Thursday, February 03, 2005
The Piano Lesson (Cleveland Play House)
'THE PIANO LESSON'--an examination of the African American adventure
Playwright August Wilson thinks that African Americans have not been fairly represented by White culture writers and historians. To counter this, Wilson has set out to create a series of works which examine the lives of Africans who were brought to this country, often against their will, and enslaved. He develops his messages by using cultural patterns such as story telling and music, with references to history, religion and superstition. ‘THE PIANO LESSON,’ now on stage at The Cleveland Play House, is the fourth in Wilson’s 20th century decade-by-decade chronicle.
The story centers around a piano that sits in the parlor of the Pittsburgh home of Doaker Charles and his niece, Berniece. The years is 1936, but the piano serves as a persistent reminder of the ancestral memory of the home’s inhabitants. Carved on the legs and front of the piano, as described in Wilson’s stage directions, are “mask-like figures resembling totems...in the manner of African sculpture...rendered with a grace and power of invention that lifts them out of realm of craftsmanship and into the realm of art.” These figures, created by Berniece’s great-grandfather, tell the history of the family through the long years from slavery to emancipation.
For Berniece, the piano evokes memories and emotions. Her mother used to make her play the piano every day, an obligation Berniece accepted because she was convinced its carved figures had the ability to come alive and walk around at night, to create ghosts and memories too fearful to confront. When her mother died, Berniece “shut the top of that piano...and ain’t never opened it again.” Out of respect for the generations of ancestors enshrined in its tableaux, she’d never dream of allowing the instrument to leave her parlor.
Berniece’s brother, Bob Willie, shares none of his sister’s attachment to the instrument. He views the piano as a commodity to be sold and the money used to purchase the land of the former owner of their slave ancestors. He believes that getting rid of the piano and claiming the land will purge the ghosts from the entire family.
Ghosts, both literally and figuratively, hover over the happenings. The works itself sits at the intersection of realism and metaphor. Are the ghosts real? Is the storm near the play’s conclusion the exorcism of the actual spirits or the end of the family’s obsession with the horrors of the past?
Is ‘THE PIANO LESSON’ a great script? In spite of its awards, reviewers generally agree that it is not a masterpiece. It is repetitious, imperfectly resolved, and as often is the case with Wilson, much too long. What it does have going for it are also Wilson’s trademarks: the rhythms of black speech, the essence of the culturally uprooted, the legacy of slavery, and the knowing message of what it is like to be at the bottom rung of the American way of life.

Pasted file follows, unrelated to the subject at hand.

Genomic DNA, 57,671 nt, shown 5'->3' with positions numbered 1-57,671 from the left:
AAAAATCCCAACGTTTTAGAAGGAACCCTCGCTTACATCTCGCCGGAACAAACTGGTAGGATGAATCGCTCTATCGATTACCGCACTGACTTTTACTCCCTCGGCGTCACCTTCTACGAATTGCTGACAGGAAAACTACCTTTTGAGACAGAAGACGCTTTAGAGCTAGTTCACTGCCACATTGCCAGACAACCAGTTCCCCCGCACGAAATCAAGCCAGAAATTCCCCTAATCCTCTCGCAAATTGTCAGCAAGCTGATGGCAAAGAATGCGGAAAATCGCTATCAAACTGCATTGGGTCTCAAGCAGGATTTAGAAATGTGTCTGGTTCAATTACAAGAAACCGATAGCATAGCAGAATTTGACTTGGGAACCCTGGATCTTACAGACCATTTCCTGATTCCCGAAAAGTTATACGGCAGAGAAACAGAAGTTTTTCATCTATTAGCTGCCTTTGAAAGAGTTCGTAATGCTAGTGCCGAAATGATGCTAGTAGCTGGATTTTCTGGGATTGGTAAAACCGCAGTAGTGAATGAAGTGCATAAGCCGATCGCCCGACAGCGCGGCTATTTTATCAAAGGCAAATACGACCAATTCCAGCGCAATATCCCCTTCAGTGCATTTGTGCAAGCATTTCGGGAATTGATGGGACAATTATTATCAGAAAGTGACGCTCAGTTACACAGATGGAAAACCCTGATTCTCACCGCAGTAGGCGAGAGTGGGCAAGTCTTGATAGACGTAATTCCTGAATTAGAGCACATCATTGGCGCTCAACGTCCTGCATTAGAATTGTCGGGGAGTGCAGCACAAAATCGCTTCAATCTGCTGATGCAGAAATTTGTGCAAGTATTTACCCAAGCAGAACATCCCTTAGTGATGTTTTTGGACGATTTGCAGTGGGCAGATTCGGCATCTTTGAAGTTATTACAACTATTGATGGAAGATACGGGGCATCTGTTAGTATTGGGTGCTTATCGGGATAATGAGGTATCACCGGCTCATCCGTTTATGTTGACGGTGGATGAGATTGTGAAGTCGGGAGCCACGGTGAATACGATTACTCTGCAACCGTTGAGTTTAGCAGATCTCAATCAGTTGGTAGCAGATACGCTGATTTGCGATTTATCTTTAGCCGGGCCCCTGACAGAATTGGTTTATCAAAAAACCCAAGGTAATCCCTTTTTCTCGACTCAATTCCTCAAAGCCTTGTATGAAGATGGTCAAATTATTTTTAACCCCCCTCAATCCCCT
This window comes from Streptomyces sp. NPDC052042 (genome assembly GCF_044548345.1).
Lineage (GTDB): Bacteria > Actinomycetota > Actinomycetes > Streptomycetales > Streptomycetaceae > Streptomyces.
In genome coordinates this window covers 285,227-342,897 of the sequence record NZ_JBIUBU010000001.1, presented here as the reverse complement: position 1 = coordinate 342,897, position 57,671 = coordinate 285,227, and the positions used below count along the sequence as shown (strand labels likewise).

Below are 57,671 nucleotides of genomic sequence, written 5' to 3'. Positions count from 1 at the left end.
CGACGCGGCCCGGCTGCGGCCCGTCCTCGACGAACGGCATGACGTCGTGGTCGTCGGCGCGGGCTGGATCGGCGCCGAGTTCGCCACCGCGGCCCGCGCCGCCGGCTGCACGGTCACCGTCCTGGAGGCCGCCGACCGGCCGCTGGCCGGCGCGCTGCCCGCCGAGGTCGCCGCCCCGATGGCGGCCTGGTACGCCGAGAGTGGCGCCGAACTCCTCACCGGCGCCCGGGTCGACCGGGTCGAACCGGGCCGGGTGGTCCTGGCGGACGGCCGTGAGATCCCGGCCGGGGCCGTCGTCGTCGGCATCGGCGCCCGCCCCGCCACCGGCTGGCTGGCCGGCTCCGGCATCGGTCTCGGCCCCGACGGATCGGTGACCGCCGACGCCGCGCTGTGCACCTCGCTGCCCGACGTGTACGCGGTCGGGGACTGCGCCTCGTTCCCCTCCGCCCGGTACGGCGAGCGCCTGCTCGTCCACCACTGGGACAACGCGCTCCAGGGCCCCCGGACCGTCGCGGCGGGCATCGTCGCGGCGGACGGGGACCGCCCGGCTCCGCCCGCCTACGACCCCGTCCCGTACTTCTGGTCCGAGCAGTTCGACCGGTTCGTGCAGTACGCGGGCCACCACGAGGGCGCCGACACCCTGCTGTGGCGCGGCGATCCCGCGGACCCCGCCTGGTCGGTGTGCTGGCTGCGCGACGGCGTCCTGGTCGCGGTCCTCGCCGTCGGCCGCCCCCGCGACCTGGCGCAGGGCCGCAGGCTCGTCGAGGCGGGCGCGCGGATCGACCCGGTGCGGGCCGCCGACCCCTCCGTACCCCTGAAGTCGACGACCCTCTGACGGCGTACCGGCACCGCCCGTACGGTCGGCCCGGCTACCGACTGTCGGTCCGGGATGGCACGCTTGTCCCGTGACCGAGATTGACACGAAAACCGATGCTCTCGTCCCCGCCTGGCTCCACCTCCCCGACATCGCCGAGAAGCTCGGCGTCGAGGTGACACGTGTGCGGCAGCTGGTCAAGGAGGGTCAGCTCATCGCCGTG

The CPH production, under the able direction of Chuck Patterson, develops Wilson’s intent. In spite of excellent performances, they cannot, however, completely overcome the excessive length, abstraction and talkiness of the script.
Wiley Moore (Doaker) stands proud as a Black man who has meet the system and taken it on as a hard working productive member of society. Moore adds just the right inner strength to the role. Albert Jones doesn’t consistently smolder as Boy Willie, though he has periods of brilliance. Marlon Morrison, as Willie’s naive country boy friend Lymon, is wonderful. He is simple, without being a simpleton. Linda Powell’s Berneice sometimes lacks the texturing necessary to make her character a totally real person. Sierra Heard as Berneice’s daughter, Kim Sullivan as the preacher, Doug Jewell as Doaker’s brother and Colleen Longshaw as the women who Boy Willie and Lymon hook up with, are all quite good in their performances.
Felix Cochren’s set is outstanding. It is not only era perfect and visually attractive, but gives the actors an efficient place in which to perform. Myrna Colley-Lee’s costume designs are wonderful. William H. Grant III adds much to the production through his lighting.
CAPSULE JUDGMENT: August Wilson is an important African American playwright. ‘THE PIANO LESSON’ is another of his plays that helps give a picture of the African American experience. Though a flawed script, the CPH production is worth seeing for no other reason than it is an important piece in the puzzle of defining an important racial component of the American story.